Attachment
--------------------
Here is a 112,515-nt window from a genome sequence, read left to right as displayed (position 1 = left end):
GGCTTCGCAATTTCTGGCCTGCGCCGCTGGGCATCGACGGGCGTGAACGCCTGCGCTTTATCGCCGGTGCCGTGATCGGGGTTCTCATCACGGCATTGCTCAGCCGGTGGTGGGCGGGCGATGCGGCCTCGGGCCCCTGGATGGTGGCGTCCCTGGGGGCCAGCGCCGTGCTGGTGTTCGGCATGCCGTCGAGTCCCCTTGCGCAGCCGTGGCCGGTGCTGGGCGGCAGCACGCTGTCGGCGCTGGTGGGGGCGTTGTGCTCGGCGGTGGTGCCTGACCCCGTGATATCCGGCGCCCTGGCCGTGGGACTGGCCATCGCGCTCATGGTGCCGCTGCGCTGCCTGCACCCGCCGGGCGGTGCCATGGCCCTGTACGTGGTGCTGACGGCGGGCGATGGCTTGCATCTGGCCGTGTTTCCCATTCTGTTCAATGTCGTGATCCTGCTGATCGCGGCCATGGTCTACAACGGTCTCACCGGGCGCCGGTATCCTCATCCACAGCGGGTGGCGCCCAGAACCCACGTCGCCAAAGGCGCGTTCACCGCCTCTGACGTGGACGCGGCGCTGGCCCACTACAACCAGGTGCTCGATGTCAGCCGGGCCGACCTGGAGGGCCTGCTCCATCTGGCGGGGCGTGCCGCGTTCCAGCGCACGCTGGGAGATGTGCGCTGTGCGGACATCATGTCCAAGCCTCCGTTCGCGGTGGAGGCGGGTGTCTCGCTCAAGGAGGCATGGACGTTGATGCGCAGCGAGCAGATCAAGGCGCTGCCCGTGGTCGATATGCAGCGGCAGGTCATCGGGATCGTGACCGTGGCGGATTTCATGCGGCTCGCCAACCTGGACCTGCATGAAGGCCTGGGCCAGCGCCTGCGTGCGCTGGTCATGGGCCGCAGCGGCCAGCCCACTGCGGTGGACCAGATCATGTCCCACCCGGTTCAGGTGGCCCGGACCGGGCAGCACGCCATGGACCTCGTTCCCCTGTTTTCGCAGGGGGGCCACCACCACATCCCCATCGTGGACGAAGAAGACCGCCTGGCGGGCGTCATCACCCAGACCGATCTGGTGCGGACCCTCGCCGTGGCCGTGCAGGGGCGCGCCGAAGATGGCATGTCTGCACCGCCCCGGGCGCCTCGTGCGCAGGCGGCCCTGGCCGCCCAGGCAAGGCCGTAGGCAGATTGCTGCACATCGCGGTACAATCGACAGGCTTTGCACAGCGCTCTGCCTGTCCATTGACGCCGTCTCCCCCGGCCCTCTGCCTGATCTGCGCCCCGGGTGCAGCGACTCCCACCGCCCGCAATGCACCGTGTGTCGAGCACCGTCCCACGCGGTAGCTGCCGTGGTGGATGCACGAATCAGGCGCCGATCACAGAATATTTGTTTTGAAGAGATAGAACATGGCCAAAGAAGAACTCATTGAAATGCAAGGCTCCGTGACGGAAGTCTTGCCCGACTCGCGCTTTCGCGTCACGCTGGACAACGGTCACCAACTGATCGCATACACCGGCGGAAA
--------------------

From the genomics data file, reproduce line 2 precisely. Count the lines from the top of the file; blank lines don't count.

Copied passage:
GGCTTCGCAATTTCTGGCCTGCGCCGCTGGGCATCGACGGGCGTGAACGCCTGCGCTTTATCGCCGGTGCCGTGATCGGGGTTCTCATCACGGCATTGCTCAGCCGGTGGTGGGCGGGCGATGCGGCCTCGGGCCCCTGGATGGTGGCGTCCCTGGGGGCCAGCGCCGTGCTGGTGTTCGGCATGCCGTCGAGTCCCCTTGCGCAGCCGTGGCCGGTGCTGGGCGGCAGCACGCTGTCGGCGCTGGTGGGGGCGTTGTGCTCGGCGGTGGTGCCTGACCCCGTGATATCCGGCGCCCTGGCCGTGGGACTGGCCATCGCGCTCATGGTGCCGCTGCGCTGCCTGCACCCGCCGGGCGGTGCCATGGCCCTGTACGTGGTGCTGACGGCGGGCGATGGCTTGCATCTGGCCGTGTTTCCCATTCTGTTCAATGTCGTGATCCTGCTGATCGCGGCCATGGTCTACAACGGTCTCACCGGGCGCCGGTATCCTCATCCACAGCGGGTGGCGCCCAGAACCCACGTCGCCAAAGGCGCGTTCACCGCCTCTGACGTGGACGCGGCGCTGGCCCACTACAACCAGGTGCTCGATGTCAGCCGGGCCGACCTGGAGGGCCTGCTCCATCTGGCGGGGCGTGCCGCGTTCCAGCGCACGCTGGGAGATGTGCGCTGTGCGGACATCATGTCCAAGCCTCCGTTCGCGGTGGAGGCGGGTGTCTCGCTCAAGGAGGCATGGACGTTGATGCGCAGCGAGCAGATCAAGGCGCTGCCCGTGGTCGATATGCAGCGGCAGGTCATCGGGATCGTGACCGTGGCGGATTTCATGCGGCTCGCCAACCTGGACCTGCATGAAGGCCTGGGCCAGCGCCTGCGTGCGCTGGTCATGGGCCGCAGCGGCCAGCCCACTGCGGTGGACCAGATCATGTCCCACCCGGTTCAGGTGGCCCGGACCGGGCAGCACGCCATGGACCTCGTTCCCCTGTTTTCGCAGGGGGGCCACCACCACATCCCCATCGTGGACGAAGAAGACCGCCTGGCGGGCGTCATCACCCAGACCGATCTGGTGCGGACCCTCGCCGTGGCCGTGCAGGGGCGCGCCGAAGATGGCATGTCTGCACCGCCCCGGGCGCCTCGTGCGCAGGCGGCCCTGGCCGCCCAGGCAAGGCCGTAGGCAGATTGCTGCACATCGCGGTACAATCGACAGGCTTTGCACAGCGCTCTGCCTGTCCATTGACGCCGTCTCCCCCGGCCCTCTGCCTGATCTGCGCCCCGGGTGCAGCGACTCCCACCGCCCGCAATGCACCGTGTGTCGAGCACCGTCCCACGCGGTAGCTGCCGTGGTGGATGCACGAATCAGGCGCCGATCACAGAATATTTGTTTTGAAGAGATAGAACATGGCCAAAGAAGAACTCATTGAAATGCAAGGCTCCGTGACGGAAGTCTTGCCCGACTCGCGCTTTCGCGTCACGCTGGACAACGGTCACCAACTGATCGCATACACCGGCGGAAA